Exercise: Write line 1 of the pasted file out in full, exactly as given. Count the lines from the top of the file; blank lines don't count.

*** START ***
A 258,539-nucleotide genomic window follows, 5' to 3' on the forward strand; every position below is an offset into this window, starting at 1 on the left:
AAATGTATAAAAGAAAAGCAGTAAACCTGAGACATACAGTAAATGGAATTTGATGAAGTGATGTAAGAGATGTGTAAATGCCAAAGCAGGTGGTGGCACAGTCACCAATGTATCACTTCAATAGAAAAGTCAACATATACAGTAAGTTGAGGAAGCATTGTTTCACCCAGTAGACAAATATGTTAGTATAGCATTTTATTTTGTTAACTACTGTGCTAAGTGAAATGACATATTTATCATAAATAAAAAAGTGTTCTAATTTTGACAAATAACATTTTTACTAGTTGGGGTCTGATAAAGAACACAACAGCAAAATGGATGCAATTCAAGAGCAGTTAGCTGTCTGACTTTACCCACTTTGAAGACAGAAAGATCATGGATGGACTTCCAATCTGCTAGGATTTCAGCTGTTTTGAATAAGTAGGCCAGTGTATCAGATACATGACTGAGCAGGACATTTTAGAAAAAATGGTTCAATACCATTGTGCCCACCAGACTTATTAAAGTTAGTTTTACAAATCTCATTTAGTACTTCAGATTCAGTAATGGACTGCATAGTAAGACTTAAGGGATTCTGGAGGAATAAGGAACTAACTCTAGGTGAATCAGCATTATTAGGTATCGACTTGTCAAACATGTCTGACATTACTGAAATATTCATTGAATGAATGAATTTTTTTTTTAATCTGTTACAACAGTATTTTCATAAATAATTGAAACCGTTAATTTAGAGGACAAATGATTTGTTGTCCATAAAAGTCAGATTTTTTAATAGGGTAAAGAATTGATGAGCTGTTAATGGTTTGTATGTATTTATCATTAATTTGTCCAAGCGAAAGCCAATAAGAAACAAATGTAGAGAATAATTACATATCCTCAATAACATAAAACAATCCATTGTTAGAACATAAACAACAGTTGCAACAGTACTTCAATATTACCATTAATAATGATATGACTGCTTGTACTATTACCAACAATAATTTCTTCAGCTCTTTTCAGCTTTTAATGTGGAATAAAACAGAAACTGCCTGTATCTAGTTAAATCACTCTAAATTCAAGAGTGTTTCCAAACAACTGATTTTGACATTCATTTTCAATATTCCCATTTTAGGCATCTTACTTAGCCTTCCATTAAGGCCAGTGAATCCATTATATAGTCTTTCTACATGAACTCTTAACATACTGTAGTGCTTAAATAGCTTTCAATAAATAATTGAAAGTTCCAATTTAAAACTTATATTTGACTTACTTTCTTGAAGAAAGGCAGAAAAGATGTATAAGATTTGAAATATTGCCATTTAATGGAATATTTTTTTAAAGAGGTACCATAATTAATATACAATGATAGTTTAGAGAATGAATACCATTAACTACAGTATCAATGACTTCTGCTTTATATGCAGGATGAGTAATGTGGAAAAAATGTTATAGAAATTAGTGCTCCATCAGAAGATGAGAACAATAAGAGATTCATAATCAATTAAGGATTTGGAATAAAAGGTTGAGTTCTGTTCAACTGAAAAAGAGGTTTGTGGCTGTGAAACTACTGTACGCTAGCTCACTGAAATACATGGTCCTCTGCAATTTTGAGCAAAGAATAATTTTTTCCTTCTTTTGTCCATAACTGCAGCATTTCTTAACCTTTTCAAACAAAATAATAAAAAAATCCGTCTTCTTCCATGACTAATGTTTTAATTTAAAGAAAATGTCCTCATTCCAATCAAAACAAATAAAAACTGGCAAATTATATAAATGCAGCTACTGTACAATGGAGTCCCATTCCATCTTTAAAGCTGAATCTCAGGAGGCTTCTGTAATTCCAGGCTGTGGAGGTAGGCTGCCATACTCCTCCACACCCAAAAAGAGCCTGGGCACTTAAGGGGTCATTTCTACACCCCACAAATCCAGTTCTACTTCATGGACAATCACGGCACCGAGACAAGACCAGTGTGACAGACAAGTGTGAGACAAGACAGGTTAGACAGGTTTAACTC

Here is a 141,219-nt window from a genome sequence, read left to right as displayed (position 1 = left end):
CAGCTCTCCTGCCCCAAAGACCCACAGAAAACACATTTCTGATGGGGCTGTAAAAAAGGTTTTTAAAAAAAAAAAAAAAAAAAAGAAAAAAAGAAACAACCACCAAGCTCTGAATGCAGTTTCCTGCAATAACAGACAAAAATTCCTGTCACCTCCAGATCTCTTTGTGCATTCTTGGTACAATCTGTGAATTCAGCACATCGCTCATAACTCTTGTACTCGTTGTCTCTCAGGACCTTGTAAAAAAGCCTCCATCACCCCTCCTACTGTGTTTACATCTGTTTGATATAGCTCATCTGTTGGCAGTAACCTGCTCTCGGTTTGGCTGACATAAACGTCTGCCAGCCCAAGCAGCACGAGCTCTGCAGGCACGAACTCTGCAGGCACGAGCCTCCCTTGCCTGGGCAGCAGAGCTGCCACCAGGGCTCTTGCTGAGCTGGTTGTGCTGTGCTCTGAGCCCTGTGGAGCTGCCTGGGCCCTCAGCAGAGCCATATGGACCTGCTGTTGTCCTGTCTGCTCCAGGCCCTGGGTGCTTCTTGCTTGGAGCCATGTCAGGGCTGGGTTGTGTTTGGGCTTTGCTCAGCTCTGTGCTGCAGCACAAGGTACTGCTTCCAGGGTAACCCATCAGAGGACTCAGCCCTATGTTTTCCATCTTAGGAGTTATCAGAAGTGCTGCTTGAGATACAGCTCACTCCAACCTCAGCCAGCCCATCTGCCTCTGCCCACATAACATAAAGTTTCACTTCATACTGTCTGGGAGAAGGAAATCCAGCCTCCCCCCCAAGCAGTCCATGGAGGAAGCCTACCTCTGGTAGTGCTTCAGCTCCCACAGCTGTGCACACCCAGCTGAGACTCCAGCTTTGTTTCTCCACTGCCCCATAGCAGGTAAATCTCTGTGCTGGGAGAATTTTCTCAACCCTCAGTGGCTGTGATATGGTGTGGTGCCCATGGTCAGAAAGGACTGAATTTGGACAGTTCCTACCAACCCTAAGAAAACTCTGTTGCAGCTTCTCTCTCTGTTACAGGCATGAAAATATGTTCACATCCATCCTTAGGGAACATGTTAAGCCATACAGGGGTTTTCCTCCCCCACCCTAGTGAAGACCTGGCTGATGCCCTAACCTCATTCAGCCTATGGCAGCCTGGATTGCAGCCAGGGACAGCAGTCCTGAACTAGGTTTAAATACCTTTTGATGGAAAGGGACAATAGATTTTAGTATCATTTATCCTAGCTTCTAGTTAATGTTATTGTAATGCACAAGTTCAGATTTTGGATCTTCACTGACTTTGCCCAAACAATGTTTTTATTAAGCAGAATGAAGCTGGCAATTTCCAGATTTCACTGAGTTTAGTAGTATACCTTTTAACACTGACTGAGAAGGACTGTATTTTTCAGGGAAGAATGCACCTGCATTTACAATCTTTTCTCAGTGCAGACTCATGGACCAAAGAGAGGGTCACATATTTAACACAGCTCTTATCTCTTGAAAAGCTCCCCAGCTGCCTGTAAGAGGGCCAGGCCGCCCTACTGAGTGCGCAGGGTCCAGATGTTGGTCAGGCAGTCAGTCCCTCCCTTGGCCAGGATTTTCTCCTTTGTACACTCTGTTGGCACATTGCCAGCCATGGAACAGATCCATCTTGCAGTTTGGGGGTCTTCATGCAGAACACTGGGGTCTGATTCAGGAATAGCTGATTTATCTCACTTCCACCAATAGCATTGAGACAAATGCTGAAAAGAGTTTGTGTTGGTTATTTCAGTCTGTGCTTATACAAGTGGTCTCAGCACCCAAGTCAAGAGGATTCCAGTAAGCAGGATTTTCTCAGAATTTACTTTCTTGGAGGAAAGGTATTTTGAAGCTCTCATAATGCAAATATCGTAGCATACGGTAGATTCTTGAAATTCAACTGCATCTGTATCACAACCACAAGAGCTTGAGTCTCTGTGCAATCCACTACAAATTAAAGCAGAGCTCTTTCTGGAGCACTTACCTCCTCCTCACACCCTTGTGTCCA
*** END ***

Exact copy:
A 258,539-nucleotide genomic window follows, 5' to 3' on the forward strand; every position below is an offset into this window, starting at 1 on the left: